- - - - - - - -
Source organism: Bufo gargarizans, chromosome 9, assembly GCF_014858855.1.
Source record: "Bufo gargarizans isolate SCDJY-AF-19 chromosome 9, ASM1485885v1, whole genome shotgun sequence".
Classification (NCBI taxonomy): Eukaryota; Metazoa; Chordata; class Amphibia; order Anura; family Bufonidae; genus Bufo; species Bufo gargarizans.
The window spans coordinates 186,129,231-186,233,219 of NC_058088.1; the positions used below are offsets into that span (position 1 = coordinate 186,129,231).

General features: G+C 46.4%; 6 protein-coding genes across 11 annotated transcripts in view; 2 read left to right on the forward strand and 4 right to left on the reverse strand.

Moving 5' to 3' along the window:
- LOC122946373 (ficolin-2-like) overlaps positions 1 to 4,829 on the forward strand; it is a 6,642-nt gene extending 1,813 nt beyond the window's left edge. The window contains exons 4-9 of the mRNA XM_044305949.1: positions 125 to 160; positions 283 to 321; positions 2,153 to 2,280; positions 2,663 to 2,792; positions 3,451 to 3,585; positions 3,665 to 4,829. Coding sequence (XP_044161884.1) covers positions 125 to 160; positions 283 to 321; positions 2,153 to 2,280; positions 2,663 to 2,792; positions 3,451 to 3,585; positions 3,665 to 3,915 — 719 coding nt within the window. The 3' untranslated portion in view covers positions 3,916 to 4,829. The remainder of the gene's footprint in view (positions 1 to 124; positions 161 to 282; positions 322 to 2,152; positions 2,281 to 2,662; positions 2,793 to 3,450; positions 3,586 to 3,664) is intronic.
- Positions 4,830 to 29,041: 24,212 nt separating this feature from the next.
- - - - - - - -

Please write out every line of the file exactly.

Source organism: Bufo gargarizans, chromosome 9, assembly GCF_014858855.1.
Source record: "Bufo gargarizans isolate SCDJY-AF-19 chromosome 9, ASM1485885v1, whole genome shotgun sequence".
Classification (NCBI taxonomy): Eukaryota; Metazoa; Chordata; class Amphibia; order Anura; family Bufonidae; genus Bufo; species Bufo gargarizans.
The window spans coordinates 186,129,231-186,233,219 of NC_058088.1; the positions used below are offsets into that span (position 1 = coordinate 186,129,231).

General features: G+C 46.4%; 6 protein-coding genes across 11 annotated transcripts in view; 2 read left to right on the forward strand and 4 right to left on the reverse strand.

Moving 5' to 3' along the window:
- LOC122946373 (ficolin-2-like) overlaps positions 1 to 4,829 on the forward strand; it is a 6,642-nt gene extending 1,813 nt beyond the window's left edge. The window contains exons 4-9 of the mRNA XM_044305949.1: positions 125 to 160; positions 283 to 321; positions 2,153 to 2,280; positions 2,663 to 2,792; positions 3,451 to 3,585; positions 3,665 to 4,829. Coding sequence (XP_044161884.1) covers positions 125 to 160; positions 283 to 321; positions 2,153 to 2,280; positions 2,663 to 2,792; positions 3,451 to 3,585; positions 3,665 to 3,915 — 719 coding nt within the window. The 3' untranslated portion in view covers positions 3,916 to 4,829. The remainder of the gene's footprint in view (positions 1 to 124; positions 161 to 282; positions 322 to 2,152; positions 2,281 to 2,662; positions 2,793 to 3,450; positions 3,586 to 3,664) is intronic.
- Positions 4,830 to 29,041: 24,212 nt separating this feature from the next.